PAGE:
Logan Couture 'wasn't very good' in his return to Sharks lineup

Logan Couture 'wasn't very good' in his return to Sharks lineup

EDMONTON – It was the second period of Game 1 on Wednesday night when Logan Couture’s injured mouth was given, shall we say, a little test.

The Oilers’ Eric Gryba finished his check along the wall, but got Couture up high in the process. The big defenseman was issued a two-minute minor for elbowing. Couture looked a bit uncomfortable after the hit, but was right back out there for the ensuing power play.

After the game, a 3-2 Sharks overtime win, he spoke about the borderline play.

“He got his elbow up in my head. It's a penalty,” Couture said. “If they're going to run around and make hits like that, they're going to the penalty box, and I'm sure [Oilers coach Todd McLellan is] not too happy with that. So, it's part of the game, part of hockey, getting hit – and they took a lot of penalties tonight.”

As for Couture’s overall game, he was noticeably off. Afterwards, he said: “I just wasn't very good.”

Although he hit the post on a first period power play, taking time in the circle to pick his spot before firing the puck, he was scoreless with just one shot on goal and three missed shots in more than 20 minutes of ice time. He was kept off of the penalty kill.

Still, just being in the lineup was an accomplishment, as Couture’s mouth was rearranged on March 25 when a deflected puck knocked more than half a dozen teeth from his mouth and missed the final seven regular season games. He has a summer of dental work ahead.

"I think it was just good to handle the puck and feel the pressure,” he said. “Two-and-a-half weeks doesn't sound like a long time, but it is a long time when you don't play games. For me, I enjoy handling the puck, and I was just off with timing and stick-handling and making plays, receiving passes. Everything wasn't there.”

“I wasn't very effective, but happy to get a game under my belt. I can play a lot better than I did tonight. But the team won, and at this point of the year that's all that matters.”

Coach Pete DeBoer mentioned on Thursday that Couture playing at all was a credit to his competitiveness after his brutal ordeal.

“I thought it was a gutsy performance by him," DeBoer said. "He has high standards for himself, which is what makes him great. If you knew what he had been through in the last month, the damage to his face, his mouth, what he’s been able to eat and drink and how little he slept – I thought it was a real gutsy performance. I didn’t think he was nearly as bad as he thought he was.”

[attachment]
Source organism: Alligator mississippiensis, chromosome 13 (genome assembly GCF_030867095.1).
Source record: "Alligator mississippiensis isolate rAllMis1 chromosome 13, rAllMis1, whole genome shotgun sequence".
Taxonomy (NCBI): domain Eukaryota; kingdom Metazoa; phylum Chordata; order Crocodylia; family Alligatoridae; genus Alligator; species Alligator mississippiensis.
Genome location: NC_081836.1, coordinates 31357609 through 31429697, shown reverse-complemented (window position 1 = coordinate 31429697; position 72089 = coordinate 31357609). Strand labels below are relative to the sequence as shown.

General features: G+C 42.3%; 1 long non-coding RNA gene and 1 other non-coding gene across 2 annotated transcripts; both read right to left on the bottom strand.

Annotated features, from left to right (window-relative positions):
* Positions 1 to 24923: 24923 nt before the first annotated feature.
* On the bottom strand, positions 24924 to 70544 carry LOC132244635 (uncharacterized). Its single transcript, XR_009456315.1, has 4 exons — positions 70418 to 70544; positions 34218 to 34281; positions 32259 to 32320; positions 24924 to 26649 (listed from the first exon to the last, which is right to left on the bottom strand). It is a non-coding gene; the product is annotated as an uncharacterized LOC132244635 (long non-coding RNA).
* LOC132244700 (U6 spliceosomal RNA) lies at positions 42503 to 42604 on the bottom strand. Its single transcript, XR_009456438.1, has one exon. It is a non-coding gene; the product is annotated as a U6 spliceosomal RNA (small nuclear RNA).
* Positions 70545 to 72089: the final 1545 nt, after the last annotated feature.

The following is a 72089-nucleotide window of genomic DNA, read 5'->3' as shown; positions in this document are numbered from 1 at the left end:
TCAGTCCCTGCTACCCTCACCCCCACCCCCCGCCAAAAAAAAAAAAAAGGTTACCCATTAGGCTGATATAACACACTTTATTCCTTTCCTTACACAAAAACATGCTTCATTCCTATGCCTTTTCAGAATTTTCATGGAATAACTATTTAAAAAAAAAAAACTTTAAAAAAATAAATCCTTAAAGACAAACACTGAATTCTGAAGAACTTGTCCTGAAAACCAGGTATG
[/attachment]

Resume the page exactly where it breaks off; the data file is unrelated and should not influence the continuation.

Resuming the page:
“Let’s be honest, this guy is a world-class player. At 75 percent he’s still better than most guys in the lineup. And the fact that he wanted to be out there and play, he’s a playoff-type player. I don’t think it was an accident he led the league in playoff scoring last year. He wasn’t going to be kept out of the game last night.”

Joe Thornton scores 400th career goal, joins Hall of Fame company

Joe Thornton scores 400th career goal, joins Hall of Fame company

SAN JOSE -- There was a plethora of storylines coming out of the Sharks’ crazy 5-4 victory over the Nashville Predators Tuesday night. Almost all of them were eclipsed by Joe Thornton scoring his 400th career goal.

With the score tied up 4-4 in the waning minutes of regulation, the towering forward receiving a magnificent cross-ice pass from linemate Marcus Sorensen before sending the puck past Nashville goalie Juuse Saros into the back of the net

The energy at the Tank after the goal was electric. As his teammates swarmed him in celebration, Thornton was full of emotion as his 400th marker put the Sharks on top 5-4.

“I was on the ice, it was awesome,” Joe Pavelski said with a smile after the game. “It’s hard to put in perspective at times just what he’s been able to accomplish.”

The only thing making the goal even more impressive was that it put him on an exclusive list of seven players in NHL history who have scored 400 goals, tallied 1,000 assists, and played in over 1,500 games. Not surprisingly, though, Thornton told the media he was more focused on helping the team win than notching the milestone goal.

“Just trying to improve my game right now,” he said, a reminder to everyone he’s still battling back from those knee issues that sidelined him at the start of the season.